MSC Cruises - Solo Cabins, Family Restaurants & more to come

MSC CRUISES

MSC Cruises wants to be the cruise line for everyone, and it has to be. With an investment of $10.2 billion in expanding its fleet with 11 additional ships, new and more versatile options will have to cater to its international audience, old and young, families and singles, who might differ in language, income and even sense of humor.

"Having big ships, we are able to accommodate different types of customers," said Gianni Onorato, CEO of MSC Cruises, in an interview with Cruise Critic at Fincantieri shipyard in Monfalcone, Italy, where its Seaside-class ships are under construction.

Big they will be: MSC Seaside and MSC Seaview, debuting in December 2017 and June 2018 respectively (with an option for a third ship), will have 5,179 passengers each; the Meraviglia Class -- launching 2017 through 2019 -- will accommodate 5,700 passengers each; the Meraviglia Plus Class -- launching 2020 and 2022 -- will carry 6,297 passengers; and when the World Class debuts sometime around 2022, those four ships will have an unprecedented capacity for 7,000 passengers each. From 2017 to 2026, MSC expects to nearly triple its total number of passengers from 2 million to more than 5 million.

"We are addressing everyone, so each one can find a favorite place and each one can find the right restaurant to go to," Onorato said. "[Seaside] is our first experience with a multiple number of restaurants, including one area fully dedicated just for families with kids."

MSC Seaside has 111 modular cabins that accommodate more passengers, and The Reserve will be a casual restaurant exclusively for families. Other restaurants span a three-part Asian Market Kitchen (pan-Asian, sushi and teppanyaki) helmed by celebrity chef Roy Yamaguchi, along with an American steakhouse called the Butcher's Cut, while passengers in the expanded Yacht Club will have a dedicated restaurant.

To fit in with MSC’s four dining options (Classic, My Choice, Flexi and Yacht Club's private dining), entertainment has also moved from two set seatings to multiple shows each night. This also accounts for older Americans who may enjoy an early meal or Italians who tend to dine late. "We increased the acts so there are options to see the show tonight, tomorrow, 6 p.m. or 10 p.m,” said Onorato.

Technology will also help people decide where and how to eat. Reportedly similar to Carnival Corp.'s new Ocean Medallion, MSC will have an app to download before your cruise so you can fill in your preferences. Other features are expected to include reservations, wayfinding onboard, a kids locator to find your child, and an interactive gallery that automatically presents your photos as soon as you enter the digital corridor. For the time being, MSC is sticking with a cruise card, but a bracelet -- similar to a smartwatch -- is also an option. A second phase, in conjunction with associates such as Samsung, is expected to add the ability to enter a store and virtually try on clothes using a digital mirror.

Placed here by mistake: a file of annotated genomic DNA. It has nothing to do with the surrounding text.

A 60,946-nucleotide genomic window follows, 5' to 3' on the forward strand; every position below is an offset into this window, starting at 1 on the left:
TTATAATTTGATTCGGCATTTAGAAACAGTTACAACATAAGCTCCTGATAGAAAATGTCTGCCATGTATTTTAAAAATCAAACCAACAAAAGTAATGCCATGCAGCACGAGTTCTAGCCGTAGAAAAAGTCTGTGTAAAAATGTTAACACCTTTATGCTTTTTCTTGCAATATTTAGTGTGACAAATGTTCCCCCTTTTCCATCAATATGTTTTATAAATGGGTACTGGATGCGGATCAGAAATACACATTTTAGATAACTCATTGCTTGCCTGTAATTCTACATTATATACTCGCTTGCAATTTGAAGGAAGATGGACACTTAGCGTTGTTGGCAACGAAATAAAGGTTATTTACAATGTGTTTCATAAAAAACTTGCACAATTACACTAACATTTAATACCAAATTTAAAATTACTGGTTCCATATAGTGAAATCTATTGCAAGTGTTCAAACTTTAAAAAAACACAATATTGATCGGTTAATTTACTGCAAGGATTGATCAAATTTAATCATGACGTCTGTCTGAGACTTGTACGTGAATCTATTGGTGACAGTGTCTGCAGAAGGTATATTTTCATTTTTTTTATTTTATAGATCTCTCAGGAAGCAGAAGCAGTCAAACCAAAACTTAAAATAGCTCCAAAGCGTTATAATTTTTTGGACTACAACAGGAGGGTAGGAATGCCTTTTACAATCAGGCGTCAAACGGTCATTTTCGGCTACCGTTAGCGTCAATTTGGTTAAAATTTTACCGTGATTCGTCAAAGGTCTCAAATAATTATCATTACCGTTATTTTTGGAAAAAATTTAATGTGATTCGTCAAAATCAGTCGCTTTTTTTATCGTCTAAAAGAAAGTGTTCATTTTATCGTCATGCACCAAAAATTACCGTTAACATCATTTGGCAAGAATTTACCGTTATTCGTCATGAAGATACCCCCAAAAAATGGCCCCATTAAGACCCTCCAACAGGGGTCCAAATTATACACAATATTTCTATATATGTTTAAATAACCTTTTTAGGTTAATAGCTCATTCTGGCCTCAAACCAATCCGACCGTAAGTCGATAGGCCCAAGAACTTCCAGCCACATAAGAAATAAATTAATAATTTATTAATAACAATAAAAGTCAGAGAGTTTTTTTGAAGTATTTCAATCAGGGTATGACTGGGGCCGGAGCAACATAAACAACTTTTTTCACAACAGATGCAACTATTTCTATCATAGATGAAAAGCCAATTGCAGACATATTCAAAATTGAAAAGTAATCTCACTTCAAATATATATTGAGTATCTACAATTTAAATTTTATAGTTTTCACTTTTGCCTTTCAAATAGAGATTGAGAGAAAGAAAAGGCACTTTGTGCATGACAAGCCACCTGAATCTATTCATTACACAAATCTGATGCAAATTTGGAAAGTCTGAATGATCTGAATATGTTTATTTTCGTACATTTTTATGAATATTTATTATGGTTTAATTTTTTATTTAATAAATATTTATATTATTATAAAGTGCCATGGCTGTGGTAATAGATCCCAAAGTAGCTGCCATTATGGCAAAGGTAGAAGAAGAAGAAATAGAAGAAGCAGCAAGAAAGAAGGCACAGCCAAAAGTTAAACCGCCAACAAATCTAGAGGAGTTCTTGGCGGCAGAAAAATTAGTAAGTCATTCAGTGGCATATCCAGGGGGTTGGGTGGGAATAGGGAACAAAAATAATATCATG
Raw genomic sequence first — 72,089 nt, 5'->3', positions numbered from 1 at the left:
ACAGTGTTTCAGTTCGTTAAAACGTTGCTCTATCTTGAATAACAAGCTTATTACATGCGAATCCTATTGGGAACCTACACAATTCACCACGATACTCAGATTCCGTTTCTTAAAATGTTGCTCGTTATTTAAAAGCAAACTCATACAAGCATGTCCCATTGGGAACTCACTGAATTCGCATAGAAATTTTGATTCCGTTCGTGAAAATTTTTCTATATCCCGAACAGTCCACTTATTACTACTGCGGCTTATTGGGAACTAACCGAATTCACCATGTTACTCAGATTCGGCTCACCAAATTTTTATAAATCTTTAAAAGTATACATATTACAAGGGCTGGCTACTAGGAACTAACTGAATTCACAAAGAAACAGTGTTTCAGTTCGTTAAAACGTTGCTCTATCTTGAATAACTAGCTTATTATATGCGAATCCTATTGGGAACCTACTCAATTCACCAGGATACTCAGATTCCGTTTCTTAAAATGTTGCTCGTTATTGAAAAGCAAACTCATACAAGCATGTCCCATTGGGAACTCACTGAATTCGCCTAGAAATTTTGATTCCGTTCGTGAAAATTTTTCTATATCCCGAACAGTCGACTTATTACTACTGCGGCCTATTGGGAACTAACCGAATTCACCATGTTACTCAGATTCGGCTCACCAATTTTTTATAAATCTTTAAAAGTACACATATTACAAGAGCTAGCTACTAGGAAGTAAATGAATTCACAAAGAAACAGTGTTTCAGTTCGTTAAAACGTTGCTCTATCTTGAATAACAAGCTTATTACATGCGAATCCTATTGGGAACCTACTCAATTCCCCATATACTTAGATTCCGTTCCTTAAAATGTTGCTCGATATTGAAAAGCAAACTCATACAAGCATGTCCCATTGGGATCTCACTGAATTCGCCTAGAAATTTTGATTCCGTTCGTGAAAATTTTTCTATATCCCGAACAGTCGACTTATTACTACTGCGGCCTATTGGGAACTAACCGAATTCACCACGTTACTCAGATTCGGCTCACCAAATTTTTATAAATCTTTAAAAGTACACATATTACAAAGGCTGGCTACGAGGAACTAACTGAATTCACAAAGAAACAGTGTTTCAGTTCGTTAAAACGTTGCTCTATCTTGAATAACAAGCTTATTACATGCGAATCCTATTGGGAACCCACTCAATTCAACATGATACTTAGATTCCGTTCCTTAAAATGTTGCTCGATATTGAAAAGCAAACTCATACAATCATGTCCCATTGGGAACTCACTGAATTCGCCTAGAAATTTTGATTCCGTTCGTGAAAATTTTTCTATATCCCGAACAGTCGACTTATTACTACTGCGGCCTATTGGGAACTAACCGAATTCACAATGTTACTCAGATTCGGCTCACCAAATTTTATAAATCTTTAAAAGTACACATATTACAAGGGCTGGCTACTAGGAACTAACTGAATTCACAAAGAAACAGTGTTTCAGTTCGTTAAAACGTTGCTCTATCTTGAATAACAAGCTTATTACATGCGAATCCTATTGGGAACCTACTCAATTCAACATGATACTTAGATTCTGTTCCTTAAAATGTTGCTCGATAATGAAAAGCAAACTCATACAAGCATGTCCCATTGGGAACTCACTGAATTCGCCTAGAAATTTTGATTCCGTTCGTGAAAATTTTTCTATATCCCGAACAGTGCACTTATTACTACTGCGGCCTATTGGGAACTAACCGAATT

Advanced technology will also be used in the kids' clubs, from interactive game tables to social video play. Facial recognition technology might eventually detect your profile so the shopkeepers know who you are, what you like and your shopping habits.

"We need to combine the traditional way ships are built today with new technology, which changes a lot," Onorato said. "Our priority with Meraviglia was to make sure the aft lounge accommodated Cirque du Soleil, which is even more complicated than your regular show. Normally the theater is the first thing you do, and this time it was the theater and the show lounge because the needs and requirements are changing all the time."

Cirque performances onboard will combine food and drink in unique ways, priced at 10 euros for drinks and a show or 35 euros for dinner and a show.

Cruise Critic can also exclusively reveal that MSC Cruises is actively investing in the future of single travelers, with plans to build solo cabins and a shared lounge with a TV and library. The solo cabins will debut on Meraviglia, with a special price instead of a supplement, the line revealed to us.

When asked if the line is targeting the millennial demographic, Onorato said: "Millennials are couples, families and also made of singles, so this is a sub category of everyone."

In our tour of first-in-class MSC Seaside today, about ten months from launch, we learned it will have the most outdoor space of any cruise ship, the highest ratio of outdoor space per passenger, the longest zip line at sea, panoramic glass elevators that rise non-stop from the atrium to the top decks, a glass-bottom skywalk overlooking the aft decks, a full-size bowling alley, 20 bars, restaurants that can accommodate 1,000 people, and a DJ booth made from half a Cadillac. The ship also has an innovative, energy-saving hull design and an engine room in the middle (rather than the aft) to balance the indoor/outdoor space ratios.

The coin ceremony, which officially marks construction on MSC Seaview, the next vessel in the Seaside Class, is scheduled for tomorrow at the Fincantieri shipyard, where Cruise Critic will be covering it live.